Blue Light Helps to Keep the Blues Away


Most of us enjoy a good sunbath now and then, and even our doctors recommend a short dose daily. Did you know, however, that our bodies crave one kind of light in particular?  Our bodies need light from the blue part of the color spectrum. This is one reason why sitting out in the sun makes you feel better than if you sit in sunlight coming through most window glass on the market today.  Upon closer examination, sitting out in direct sunlight may be far better for you  for other reasons as well.

Sitting in a light filled room gives us a false sense of security in some ways. For example, anti-reflective glass is often used in public places and businesses because it is able to transmit more daylight. The effect is bright light without reflection problems. Visibility is great and you can feel the heat of the sun through the glass. Harmful UV rays are penetrating the glass as well as light and heat. We can contract skin cancer and develop cataracts just as easily sitting in rooms like this but somehow we attribute special powers of protection to this glass where none exist. This is a very good reason to apply any number of various types of tinting to your home’s window glass.

Apparently this bright sunlight pouring into our homes is not having any positive effect on our biorhythms. The Circadian rhythm is the most well known of the various biorhythms and it is the one that is related to light sensitivity during any 24 hour period. Remember that light at the blue part of the spectrum? It is this light that our bodies apparently require for good mental and emotional health.

The retinas in our eyes have special receptors which are sensitive to blue light. These receptors convert blue light to light and dark signals and send them to the part of our brain which regulates our biological clock.  This biological clock regulates melatonin levels which are important to mental health.  Higher levels of melatonin are associated with depression.  These melatonin levels play an important role in Seasonal Affective Disorder (SAD) or “winter depression” caused by a lack of exposure, over time, to sunlight.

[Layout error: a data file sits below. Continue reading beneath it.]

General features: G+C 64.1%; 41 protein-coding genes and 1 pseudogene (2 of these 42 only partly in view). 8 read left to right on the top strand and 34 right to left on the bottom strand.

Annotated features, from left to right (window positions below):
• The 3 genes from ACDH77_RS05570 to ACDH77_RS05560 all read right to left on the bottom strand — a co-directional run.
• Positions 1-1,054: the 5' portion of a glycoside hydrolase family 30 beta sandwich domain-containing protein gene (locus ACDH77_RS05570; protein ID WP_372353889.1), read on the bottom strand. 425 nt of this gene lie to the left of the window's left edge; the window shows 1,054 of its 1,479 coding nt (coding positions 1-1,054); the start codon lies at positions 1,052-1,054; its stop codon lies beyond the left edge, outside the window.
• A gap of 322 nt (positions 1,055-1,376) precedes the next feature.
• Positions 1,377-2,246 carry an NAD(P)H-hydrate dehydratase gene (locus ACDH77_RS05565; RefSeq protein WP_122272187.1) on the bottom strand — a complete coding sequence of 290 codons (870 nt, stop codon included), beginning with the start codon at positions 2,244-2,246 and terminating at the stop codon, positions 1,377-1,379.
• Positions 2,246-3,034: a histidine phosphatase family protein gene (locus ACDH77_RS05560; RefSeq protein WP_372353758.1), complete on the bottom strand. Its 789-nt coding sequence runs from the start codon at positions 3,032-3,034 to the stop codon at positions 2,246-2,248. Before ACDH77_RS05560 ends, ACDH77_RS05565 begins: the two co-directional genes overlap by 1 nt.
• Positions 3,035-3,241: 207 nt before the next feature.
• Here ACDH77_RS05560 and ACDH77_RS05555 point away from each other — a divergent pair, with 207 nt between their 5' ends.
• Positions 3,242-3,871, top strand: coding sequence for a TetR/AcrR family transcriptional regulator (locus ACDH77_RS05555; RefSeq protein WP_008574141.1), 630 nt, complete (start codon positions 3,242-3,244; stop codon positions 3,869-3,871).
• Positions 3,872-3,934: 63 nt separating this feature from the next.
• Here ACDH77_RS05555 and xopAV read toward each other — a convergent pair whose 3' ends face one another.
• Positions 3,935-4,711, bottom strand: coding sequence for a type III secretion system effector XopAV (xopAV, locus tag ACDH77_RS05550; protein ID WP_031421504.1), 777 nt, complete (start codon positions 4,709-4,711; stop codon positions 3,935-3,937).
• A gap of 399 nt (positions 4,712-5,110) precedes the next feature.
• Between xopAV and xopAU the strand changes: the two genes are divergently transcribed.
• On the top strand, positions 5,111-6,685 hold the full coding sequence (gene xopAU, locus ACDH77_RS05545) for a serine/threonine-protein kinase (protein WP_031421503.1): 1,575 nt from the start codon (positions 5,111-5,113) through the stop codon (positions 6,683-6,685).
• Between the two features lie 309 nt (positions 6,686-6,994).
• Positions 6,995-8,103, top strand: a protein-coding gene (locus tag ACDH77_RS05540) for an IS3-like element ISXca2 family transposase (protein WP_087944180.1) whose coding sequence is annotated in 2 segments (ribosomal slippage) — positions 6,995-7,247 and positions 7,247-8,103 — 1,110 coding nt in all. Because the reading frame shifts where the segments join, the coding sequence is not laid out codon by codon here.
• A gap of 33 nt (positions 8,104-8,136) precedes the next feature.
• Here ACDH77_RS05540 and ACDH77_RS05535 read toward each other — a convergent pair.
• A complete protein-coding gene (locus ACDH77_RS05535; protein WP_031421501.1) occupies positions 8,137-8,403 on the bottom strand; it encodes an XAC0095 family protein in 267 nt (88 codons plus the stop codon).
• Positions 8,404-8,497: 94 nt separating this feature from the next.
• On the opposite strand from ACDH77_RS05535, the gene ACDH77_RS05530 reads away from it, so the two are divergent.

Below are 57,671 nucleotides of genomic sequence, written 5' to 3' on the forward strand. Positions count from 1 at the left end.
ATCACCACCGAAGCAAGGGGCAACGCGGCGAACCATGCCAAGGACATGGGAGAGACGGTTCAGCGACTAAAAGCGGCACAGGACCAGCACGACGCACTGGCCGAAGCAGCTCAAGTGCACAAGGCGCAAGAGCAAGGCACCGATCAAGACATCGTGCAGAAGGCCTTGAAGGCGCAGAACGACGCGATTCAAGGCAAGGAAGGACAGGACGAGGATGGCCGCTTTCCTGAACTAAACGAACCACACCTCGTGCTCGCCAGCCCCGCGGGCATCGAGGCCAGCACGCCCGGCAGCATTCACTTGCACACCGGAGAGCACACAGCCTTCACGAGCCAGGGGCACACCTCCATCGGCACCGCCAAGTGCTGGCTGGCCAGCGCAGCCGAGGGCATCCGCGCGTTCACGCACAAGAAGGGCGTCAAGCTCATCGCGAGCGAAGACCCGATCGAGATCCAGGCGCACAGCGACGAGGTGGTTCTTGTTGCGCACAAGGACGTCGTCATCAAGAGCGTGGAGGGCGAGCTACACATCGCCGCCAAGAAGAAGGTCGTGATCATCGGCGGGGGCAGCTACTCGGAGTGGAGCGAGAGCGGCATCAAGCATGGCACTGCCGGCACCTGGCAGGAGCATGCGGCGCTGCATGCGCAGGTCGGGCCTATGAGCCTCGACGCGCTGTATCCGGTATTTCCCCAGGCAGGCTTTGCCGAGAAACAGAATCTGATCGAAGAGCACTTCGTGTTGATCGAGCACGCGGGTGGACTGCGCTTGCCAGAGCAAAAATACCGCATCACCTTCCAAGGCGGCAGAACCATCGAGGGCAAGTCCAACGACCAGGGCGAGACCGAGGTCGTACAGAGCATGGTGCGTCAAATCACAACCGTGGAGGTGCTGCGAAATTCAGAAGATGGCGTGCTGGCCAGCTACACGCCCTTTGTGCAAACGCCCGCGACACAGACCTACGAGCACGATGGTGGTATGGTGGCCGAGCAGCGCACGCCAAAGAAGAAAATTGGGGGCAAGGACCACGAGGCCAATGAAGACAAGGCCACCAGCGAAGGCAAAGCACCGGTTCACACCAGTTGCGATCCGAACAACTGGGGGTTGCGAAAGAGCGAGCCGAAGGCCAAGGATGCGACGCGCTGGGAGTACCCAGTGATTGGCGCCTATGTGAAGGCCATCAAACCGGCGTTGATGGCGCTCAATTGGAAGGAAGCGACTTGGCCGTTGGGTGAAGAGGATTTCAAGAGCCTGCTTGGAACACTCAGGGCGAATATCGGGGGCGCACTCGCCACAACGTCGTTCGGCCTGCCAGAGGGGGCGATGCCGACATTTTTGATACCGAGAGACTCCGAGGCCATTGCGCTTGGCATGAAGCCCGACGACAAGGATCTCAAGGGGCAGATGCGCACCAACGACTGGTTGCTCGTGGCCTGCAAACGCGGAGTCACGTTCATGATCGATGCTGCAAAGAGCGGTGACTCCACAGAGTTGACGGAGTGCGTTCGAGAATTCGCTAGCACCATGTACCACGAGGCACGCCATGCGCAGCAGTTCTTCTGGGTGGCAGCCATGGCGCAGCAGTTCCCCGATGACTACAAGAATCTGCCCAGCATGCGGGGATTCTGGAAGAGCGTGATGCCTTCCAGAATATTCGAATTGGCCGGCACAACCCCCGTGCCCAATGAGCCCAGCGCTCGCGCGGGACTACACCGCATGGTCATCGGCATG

Researchers at the Fraunhofer Institute for Silicate Research ISC in Wurzburg, Germany went to work on this problem and developed a glass that is especially transmissive to light from the blue part of the spectrum. They dubbed their invention “feel good glass.” They applied an inorganic coating 0.1 micrometer thick to regular window glass. They won’t reveal what the coating is comprised of but it works so well that it is being marketed through Uniglas GmbH & Company, KG of Germany.  The “feel” of being inside a room with “feel good glass” is as if there is nothing between you and the sun.

While too much of one kind of filtered sunlight can be detrimental to us, a specific kind of light is necessary for well being. Our bodies can recognize good light from bad light. Our skin and eyes react negatively to UV rays but we seek out certain rays of sunlight to feel better. Blue light, it turns out, makes us feel good even when we feel “blue.”  Tomorrow’s glass may well be able to accomplish all these goals in one product. Buying glass for a home or office may also include a doctor’s prescription.

Comments (0)